Conclusion

In conclusion, solving 1+1 is a simple process that involves understanding the problem, performing the addition, and double-checking your work. While it may seem like a trivial problem, understanding and being able to solve basic math problems like 1+1 is an important skill that will serve you well in both your academic and personal life.(3 votes)

- how do we do the 8s(4 votes)
- I do not know(1 vote)

- what is the square root of 2964?(2 votes)

## Video transcript

- [Instructor] Our
squirrel friend here likes to collect acorns, because, really, that's how he is able to live. And let's say everyday, he
collects exactly three acorns. And so what I'm curious
about is how many acorns will he have after doing
this for five days? So one way to think about
it is every day he is able to collect a group of three acorns. So you could view this
as maybe what he's able to collect in day one. And then in day two, he's
able to collect a second group of three acorns. In day three, he's able
to collect another group of three acorns. And every day it's a
equal number of acorns that he's collecting. On the fourth day, another three. On the fifth day, another three. And so if you were curious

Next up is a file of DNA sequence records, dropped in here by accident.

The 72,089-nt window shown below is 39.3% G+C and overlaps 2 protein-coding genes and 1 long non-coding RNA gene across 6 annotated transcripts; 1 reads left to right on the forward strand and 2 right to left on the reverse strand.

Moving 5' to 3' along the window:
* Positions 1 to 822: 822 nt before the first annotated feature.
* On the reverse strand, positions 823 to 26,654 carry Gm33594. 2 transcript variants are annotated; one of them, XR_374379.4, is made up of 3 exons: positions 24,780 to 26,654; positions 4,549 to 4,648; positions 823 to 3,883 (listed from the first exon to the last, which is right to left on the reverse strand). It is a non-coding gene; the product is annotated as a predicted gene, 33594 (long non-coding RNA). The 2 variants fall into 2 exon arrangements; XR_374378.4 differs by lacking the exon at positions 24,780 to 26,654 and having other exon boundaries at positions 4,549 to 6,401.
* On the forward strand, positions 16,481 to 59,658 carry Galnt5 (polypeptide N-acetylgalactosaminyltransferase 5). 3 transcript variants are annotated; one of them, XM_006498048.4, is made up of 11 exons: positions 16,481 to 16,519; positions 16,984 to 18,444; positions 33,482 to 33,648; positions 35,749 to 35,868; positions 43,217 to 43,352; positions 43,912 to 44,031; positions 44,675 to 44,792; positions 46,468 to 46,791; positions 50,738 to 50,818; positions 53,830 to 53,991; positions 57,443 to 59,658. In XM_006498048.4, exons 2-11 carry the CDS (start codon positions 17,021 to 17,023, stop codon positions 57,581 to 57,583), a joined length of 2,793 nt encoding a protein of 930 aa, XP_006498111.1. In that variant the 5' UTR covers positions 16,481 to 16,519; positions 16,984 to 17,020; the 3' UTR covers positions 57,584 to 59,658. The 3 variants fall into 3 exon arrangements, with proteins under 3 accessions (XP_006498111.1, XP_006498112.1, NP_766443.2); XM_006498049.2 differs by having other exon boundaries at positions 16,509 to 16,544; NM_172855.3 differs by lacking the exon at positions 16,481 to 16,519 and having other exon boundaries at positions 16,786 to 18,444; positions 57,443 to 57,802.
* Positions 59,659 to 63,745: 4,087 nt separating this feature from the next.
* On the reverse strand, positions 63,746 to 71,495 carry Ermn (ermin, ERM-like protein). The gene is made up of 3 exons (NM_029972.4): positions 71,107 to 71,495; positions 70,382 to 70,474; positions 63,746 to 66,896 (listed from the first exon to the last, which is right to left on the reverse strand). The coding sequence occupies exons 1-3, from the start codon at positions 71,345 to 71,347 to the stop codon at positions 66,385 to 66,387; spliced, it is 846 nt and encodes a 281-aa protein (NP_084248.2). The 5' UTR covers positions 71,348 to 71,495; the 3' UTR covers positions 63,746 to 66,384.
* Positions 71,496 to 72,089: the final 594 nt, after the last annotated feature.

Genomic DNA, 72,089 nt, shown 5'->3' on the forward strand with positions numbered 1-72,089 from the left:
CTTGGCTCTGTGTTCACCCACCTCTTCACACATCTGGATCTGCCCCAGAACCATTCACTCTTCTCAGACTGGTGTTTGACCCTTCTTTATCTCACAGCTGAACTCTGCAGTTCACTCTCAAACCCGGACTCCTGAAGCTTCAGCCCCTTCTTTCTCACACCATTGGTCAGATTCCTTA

how many total acorns he's collected, well, you
could just count them up, or you could think about, well, he's got five
groups of three acorns. Five equal groups of three acorns. So you could say five groups of three acorns, three acorns. And so the total amount would be five, we could view this as five threes. Now, five threes, you could view this as five threes added together. Three plus three, plus three,
plus three, plus three. And if you wanted to calculate this, you could skip count by three. So this would be three, six, nine, 12, 15, because we add three, we get to six, we add another three, we get to nine, we add another three, we get to 12, we add another three, we get to 15. And so this would be a way of recognizing that you have 15 acorns, but we're starting to touch
on one of the most fundamental ideas in all of mathematics. In fact, we actually are applying it, we just haven't used the world, and that's, we are multiplying. We are using multiplication. All multiplication is is this notion of multiple
equal groups of something. So, here, one way to
express what we just did, is we just, when we said five threes, that's the same thing as five, and I'm going to introduce
a new symbol to you, five times three. So all of these things are equivalent. You're already used to seeing equal groups and multiple equal groups, and you're used to adding
something multiple times, and you're used to skip counting, and all of that is, in
some way shape or form, you have been doing multiplication. So when someone says five times three, you could view that is
five groups of three, or you could view that as five threes, or you could view that
as three plus three, plus three, plus three, or you could view that as 15. I'll leave ya there. There's a lot of practice on Khan Academy to work through this and make sure you get the underlying idea. But as you'll see, this is
perhaps one of the most useful concepts that you might
learn in your entire lives.